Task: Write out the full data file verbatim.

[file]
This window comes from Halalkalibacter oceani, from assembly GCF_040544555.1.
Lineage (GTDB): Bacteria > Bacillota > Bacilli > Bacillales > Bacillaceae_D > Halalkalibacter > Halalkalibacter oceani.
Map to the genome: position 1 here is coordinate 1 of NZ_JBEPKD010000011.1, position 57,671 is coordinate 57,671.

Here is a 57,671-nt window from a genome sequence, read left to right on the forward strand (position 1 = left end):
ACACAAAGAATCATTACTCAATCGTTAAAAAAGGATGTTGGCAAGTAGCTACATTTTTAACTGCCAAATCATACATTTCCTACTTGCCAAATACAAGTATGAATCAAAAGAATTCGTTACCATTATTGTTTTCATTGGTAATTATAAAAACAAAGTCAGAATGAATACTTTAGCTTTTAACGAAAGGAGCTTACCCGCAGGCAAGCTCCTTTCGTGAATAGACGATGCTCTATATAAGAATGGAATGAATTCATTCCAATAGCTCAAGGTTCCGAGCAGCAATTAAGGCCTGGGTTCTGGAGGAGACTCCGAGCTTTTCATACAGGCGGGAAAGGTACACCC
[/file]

This window comes from Halalkalibacter oceani, from assembly GCF_040544555.1.
Lineage (GTDB): Bacteria > Bacillota > Bacilli > Bacillales > Bacillaceae_D > Halalkalibacter > Halalkalibacter oceani.
Map to the genome: position 1 here is coordinate 1 of NZ_JBEPKD010000011.1, position 57,671 is coordinate 57,671.

Here is a 57,671-nt window from a genome sequence, read left to right on the forward strand (position 1 = left end):
ACACAAAGAATCATTACTCAATCGTTAAAAAAGGATGTTGGCAAGTAGCTACATTTTTAACTGCCAAATCATACATTTCCTACTTGCCAAATACAAGTATGAATCAAAAGAATTCGTTACCATTATTGTTTTCATTGGTAATTATAAAAACAAAGTCAGAATGAATACTTTAGCTTTTAACGAAAGGAGCTTACCCGCAGGCAAGCTCCTTTCGTGAATAGACGATGCTCTATATAAGAATGGAATGAATTCATTCCAATAGCTCAAGGTTCCGAGCAGCAATTAAGGCCTGGGTTCTGGAGGAGACTCCGAGCTTTTCATACAGGCGGGAAAGGTACACCC